Outside a French state employment agency, Pole Emploi, in Nantes, western France.
It’s a summer evening in the town of Trappes just outside central Paris. Kids play in the park, old men talk at the corner, and out on the street, Kader Mohammed turns up the stereo in his car, and starts to rap about life in the neighborhood. He talks about drugs, violence and how Trappes is nothing like the elegant boulevards of Paris.
Unemployment in France is at roughly 11 percent, but it’s even higher here in the poorer “banlieues,” or suburbs that surround the French capital. And if you’re in your twenties, like Mohammed, your chances of finding a job are even worse. Youth unemployment is at a daunting 26 percent.
Mohammed says he lost his job on a Peugeot assembly line six months ago. And he’s angry French president, François Hollande, hasn’t done enough to solve the problem.
“It’s very difficult to find work in France because of the crisis,” says Mohammed. “We hear President Hollande talk about jobs, but we see nothing. There’s no work.”
The lack of jobs has helped make Hollande one of the most unpopular French presidents on record, and in response, he’s made what may be a very difficult promise to keep.
“Here’s a commitment to sustainably reverse the unemployment rate by the end of the year,” said Hollande in a speech earlier this summer.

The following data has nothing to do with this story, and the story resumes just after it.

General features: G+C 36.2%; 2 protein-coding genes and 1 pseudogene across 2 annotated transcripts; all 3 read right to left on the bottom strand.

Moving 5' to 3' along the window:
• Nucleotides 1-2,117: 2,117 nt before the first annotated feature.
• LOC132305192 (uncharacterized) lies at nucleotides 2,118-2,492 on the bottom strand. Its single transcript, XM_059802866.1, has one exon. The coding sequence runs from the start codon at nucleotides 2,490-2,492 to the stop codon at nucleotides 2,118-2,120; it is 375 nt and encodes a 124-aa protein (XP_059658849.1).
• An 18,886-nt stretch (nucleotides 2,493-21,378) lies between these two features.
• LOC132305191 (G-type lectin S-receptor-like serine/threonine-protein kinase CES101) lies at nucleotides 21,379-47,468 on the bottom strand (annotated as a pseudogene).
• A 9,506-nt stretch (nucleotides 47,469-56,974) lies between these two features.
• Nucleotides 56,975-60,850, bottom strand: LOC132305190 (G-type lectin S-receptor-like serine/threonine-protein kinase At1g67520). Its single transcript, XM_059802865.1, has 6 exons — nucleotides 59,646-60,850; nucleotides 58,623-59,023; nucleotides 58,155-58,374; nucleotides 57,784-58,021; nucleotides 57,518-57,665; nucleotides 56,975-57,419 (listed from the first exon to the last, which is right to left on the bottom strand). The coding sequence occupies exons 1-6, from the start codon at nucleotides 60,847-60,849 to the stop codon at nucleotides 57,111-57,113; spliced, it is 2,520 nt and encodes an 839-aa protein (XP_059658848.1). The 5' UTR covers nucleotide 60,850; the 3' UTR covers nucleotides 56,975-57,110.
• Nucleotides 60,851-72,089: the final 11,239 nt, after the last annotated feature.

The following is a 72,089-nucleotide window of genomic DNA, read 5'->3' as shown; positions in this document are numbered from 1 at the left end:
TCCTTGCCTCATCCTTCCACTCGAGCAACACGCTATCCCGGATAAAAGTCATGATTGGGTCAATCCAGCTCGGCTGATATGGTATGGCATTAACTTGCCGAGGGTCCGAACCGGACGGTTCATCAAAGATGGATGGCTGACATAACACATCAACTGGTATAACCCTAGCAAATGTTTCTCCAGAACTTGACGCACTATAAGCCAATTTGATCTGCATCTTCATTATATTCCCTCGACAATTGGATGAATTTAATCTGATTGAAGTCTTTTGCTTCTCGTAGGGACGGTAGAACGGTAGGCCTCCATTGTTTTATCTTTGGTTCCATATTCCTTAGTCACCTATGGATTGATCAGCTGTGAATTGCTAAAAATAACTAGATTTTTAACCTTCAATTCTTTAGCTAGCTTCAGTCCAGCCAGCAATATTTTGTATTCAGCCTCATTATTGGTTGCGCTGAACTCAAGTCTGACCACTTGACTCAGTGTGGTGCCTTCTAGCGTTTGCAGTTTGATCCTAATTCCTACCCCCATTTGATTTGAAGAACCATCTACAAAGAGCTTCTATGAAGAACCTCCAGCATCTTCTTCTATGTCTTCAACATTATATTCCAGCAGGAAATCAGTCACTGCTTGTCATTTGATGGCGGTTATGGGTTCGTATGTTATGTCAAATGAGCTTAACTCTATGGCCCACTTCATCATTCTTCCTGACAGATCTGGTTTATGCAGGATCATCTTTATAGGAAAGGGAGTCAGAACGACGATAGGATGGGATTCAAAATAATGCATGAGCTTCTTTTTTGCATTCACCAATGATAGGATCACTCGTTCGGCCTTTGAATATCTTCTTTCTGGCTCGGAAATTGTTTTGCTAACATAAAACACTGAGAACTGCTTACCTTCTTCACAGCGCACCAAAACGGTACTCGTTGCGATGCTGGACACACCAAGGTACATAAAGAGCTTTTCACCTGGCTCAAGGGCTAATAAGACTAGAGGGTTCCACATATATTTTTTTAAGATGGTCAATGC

Ask many economists about how to do that, and they’ll tell you the best way to get companies to hire more workers in France is to make it easier to fire them. Dominic Barbet of the French bank, BNP Paribas, says French employers are too restricted from laying off workers when business is down.
“Employers hesitate before hiring people because they know that reducing staff takes a long period of time, and requires compensation to employees, which could be quite significant,” says Barbet.
France has made some changes to strict labor laws, but to meet his pledge, Hollande is now embarking on a hiring spree. The government plans to create more than 500,000 short-term contracts this year -- largely in the public sector -- and it’ll pick up the tab for 75 percent of the cost of hiring them. Many are reserved for youth from low-income areas.
Virginie Gorson-Tanguy of France’s National Movement of the Unemployed says it’s a solution that might put money in peoples’ pockets now.
“But it’s not a long-term solution,” says Gorson-Tanguy, “because after this contract there is no job for them.”
She says the French government is merely tinkering with the unemployment figures. Instead, advocates like her want to reduce France’s already low 35-hour work week to 32 hours, which she says would ideally force businesses to hire more workers.
“It might seem very strange for an American to hear that,” says Gorson-Tanguy. “But there is no jobs for everybody, so we need to share work.”
And it’s not just young workers that feel hopeless in France. Fifty nine-year-old Catherine Barocco has spent decades in the corporate tourism industry, but says she’s gone seven months without work.
“After 50 years old, if you lost your job, you’ll never find another one,” says Barocco. “I’m so disappointed because France is a very, very rich country. And I think the economy was really good years ago, and we just wasted, waste everything.”
She has no hope that Hollande can keep his promise. In fact, the International Monetary Fund expects the country’s jobless rate to rise to 11.6 percent by next year.